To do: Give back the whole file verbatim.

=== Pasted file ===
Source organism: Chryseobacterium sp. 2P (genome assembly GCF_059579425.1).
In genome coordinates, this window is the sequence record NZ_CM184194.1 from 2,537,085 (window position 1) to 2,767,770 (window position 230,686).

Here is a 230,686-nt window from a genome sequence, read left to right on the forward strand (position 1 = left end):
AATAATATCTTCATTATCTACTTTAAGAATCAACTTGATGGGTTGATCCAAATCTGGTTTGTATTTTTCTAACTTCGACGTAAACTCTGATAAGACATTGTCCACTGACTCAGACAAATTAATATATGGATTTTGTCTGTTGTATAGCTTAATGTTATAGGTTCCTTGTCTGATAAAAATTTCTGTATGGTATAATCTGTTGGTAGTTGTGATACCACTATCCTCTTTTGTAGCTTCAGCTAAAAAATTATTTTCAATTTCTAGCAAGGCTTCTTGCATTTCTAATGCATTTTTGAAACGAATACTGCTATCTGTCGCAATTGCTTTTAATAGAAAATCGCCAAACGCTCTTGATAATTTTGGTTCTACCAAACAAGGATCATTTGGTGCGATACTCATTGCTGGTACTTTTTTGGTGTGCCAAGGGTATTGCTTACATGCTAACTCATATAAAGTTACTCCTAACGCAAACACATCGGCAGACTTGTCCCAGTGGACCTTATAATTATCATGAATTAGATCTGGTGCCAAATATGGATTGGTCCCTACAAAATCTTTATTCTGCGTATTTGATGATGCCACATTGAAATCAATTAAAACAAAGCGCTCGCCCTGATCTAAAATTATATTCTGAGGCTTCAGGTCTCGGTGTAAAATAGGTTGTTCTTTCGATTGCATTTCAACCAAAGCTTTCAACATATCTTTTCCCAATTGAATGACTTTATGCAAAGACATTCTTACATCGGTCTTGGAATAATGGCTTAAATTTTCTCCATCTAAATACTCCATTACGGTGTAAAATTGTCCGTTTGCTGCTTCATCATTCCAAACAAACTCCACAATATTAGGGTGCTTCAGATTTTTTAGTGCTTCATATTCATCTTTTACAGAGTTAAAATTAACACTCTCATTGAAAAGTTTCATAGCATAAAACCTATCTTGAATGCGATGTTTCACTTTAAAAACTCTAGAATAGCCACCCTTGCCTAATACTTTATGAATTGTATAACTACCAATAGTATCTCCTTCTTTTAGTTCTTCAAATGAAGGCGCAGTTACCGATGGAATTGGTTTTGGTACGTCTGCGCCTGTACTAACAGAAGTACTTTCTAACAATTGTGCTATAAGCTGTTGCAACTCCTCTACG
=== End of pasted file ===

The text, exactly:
Source organism: Chryseobacterium sp. 2P (genome assembly GCF_059579425.1).
In genome coordinates, this window is the sequence record NZ_CM184194.1 from 2,537,085 (window position 1) to 2,767,770 (window position 230,686).

Here is a 230,686-nt window from a genome sequence, read left to right on the forward strand (position 1 = left end):
AATAATATCTTCATTATCTACTTTAAGAATCAACTTGATGGGTTGATCCAAATCTGGTTTGTATTTTTCTAACTTCGACGTAAACTCTGATAAGACATTGTCCACTGACTCAGACAAATTAATATATGGATTTTGTCTGTTGTATAGCTTAATGTTATAGGTTCCTTGTCTGATAAAAATTTCTGTATGGTATAATCTGTTGGTAGTTGTGATACCACTATCCTCTTTTGTAGCTTCAGCTAAAAAATTATTTTCAATTTCTAGCAAGGCTTCTTGCATTTCTAATGCATTTTTGAAACGAATACTGCTATCTGTCGCAATTGCTTTTAATAGAAAATCGCCAAACGCTCTTGATAATTTTGGTTCTACCAAACAAGGATCATTTGGTGCGATACTCATTGCTGGTACTTTTTTGGTGTGCCAAGGGTATTGCTTACATGCTAACTCATATAAAGTTACTCCTAACGCAAACACATCGGCAGACTTGTCCCAGTGGACCTTATAATTATCATGAATTAGATCTGGTGCCAAATATGGATTGGTCCCTACAAAATCTTTATTCTGCGTATTTGATGATGCCACATTGAAATCAATTAAAACAAAGCGCTCGCCCTGATCTAAAATTATATTCTGAGGCTTCAGGTCTCGGTGTAAAATAGGTTGTTCTTTCGATTGCATTTCAACCAAAGCTTTCAACATATCTTTTCCCAATTGAATGACTTTATGCAAAGACATTCTTACATCGGTCTTGGAATAATGGCTTAAATTTTCTCCATCTAAATACTCCATTACGGTGTAAAATTGTCCGTTTGCTGCTTCATCATTCCAAACAAACTCCACAATATTAGGGTGCTTCAGATTTTTTAGTGCTTCATATTCATCTTTTACAGAGTTAAAATTAACACTCTCATTGAAAAGTTTCATAGCATAAAACCTATCTTGAATGCGATGTTTCACTTTAAAAACTCTAGAATAGCCACCCTTGCCTAATACTTTATGAATTGTATAACTACCAATAGTATCTCCTTCTTTTAGTTCTTCAAATGAAGGCGCAGTTACCGATGGAATTGGTTTTGGTACGTCTGCGCCTGTACTAACAGAAGTACTTTCTAACAATTGTGCTATAAGCTGTTGCAACTCCTCTACG